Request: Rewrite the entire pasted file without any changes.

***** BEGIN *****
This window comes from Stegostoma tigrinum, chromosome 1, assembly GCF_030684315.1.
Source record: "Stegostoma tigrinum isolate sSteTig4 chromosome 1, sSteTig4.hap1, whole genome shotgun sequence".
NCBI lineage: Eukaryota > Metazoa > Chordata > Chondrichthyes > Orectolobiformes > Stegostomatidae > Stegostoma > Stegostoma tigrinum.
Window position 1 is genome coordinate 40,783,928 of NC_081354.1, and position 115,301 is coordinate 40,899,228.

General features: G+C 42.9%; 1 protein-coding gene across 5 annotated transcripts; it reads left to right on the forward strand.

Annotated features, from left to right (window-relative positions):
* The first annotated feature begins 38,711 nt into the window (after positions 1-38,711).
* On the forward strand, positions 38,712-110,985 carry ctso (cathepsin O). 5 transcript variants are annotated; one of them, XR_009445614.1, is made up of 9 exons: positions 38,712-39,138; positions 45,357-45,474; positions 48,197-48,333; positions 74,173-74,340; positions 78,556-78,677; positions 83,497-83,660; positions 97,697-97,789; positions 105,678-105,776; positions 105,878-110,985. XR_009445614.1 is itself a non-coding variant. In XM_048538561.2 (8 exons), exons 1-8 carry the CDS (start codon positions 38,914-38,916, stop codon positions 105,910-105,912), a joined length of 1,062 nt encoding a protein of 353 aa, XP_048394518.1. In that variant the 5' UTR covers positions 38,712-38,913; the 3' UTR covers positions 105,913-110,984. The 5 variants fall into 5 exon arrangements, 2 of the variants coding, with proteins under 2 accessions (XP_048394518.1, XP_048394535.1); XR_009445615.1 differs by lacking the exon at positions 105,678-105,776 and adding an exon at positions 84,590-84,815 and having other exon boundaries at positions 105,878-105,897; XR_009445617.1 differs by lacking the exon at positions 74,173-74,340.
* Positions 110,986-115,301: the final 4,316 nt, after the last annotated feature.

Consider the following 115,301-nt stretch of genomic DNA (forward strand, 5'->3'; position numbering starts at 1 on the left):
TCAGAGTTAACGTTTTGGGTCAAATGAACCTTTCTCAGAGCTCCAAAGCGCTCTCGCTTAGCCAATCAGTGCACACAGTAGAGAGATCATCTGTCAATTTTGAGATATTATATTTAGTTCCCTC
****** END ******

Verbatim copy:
This window comes from Stegostoma tigrinum, chromosome 1, assembly GCF_030684315.1.
Source record: "Stegostoma tigrinum isolate sSteTig4 chromosome 1, sSteTig4.hap1, whole genome shotgun sequence".
NCBI lineage: Eukaryota > Metazoa > Chordata > Chondrichthyes > Orectolobiformes > Stegostomatidae > Stegostoma > Stegostoma tigrinum.
Window position 1 is genome coordinate 40,783,928 of NC_081354.1, and position 115,301 is coordinate 40,899,228.

General features: G+C 42.9%; 1 protein-coding gene across 5 annotated transcripts; it reads left to right on the forward strand.

Annotated features, from left to right (window-relative positions):
* The first annotated feature begins 38,711 nt into the window (after positions 1-38,711).
* On the forward strand, positions 38,712-110,985 carry ctso (cathepsin O). 5 transcript variants are annotated; one of them, XR_009445614.1, is made up of 9 exons: positions 38,712-39,138; positions 45,357-45,474; positions 48,197-48,333; positions 74,173-74,340; positions 78,556-78,677; positions 83,497-83,660; positions 97,697-97,789; positions 105,678-105,776; positions 105,878-110,985. XR_009445614.1 is itself a non-coding variant. In XM_048538561.2 (8 exons), exons 1-8 carry the CDS (start codon positions 38,914-38,916, stop codon positions 105,910-105,912), a joined length of 1,062 nt encoding a protein of 353 aa, XP_048394518.1. In that variant the 5' UTR covers positions 38,712-38,913; the 3' UTR covers positions 105,913-110,984. The 5 variants fall into 5 exon arrangements, 2 of the variants coding, with proteins under 2 accessions (XP_048394518.1, XP_048394535.1); XR_009445615.1 differs by lacking the exon at positions 105,678-105,776 and adding an exon at positions 84,590-84,815 and having other exon boundaries at positions 105,878-105,897; XR_009445617.1 differs by lacking the exon at positions 74,173-74,340.
* Positions 110,986-115,301: the final 4,316 nt, after the last annotated feature.

Consider the following 115,301-nt stretch of genomic DNA (forward strand, 5'->3'; position numbering starts at 1 on the left):
TCAGAGTTAACGTTTTGGGTCAAATGAACCTTTCTCAGAGCTCCAAAGCGCTCTCGCTTAGCCAATCAGTGCACACAGTAGAGAGATCATCTGTCAATTTTGAGATATTATATTTAGTTCCCTC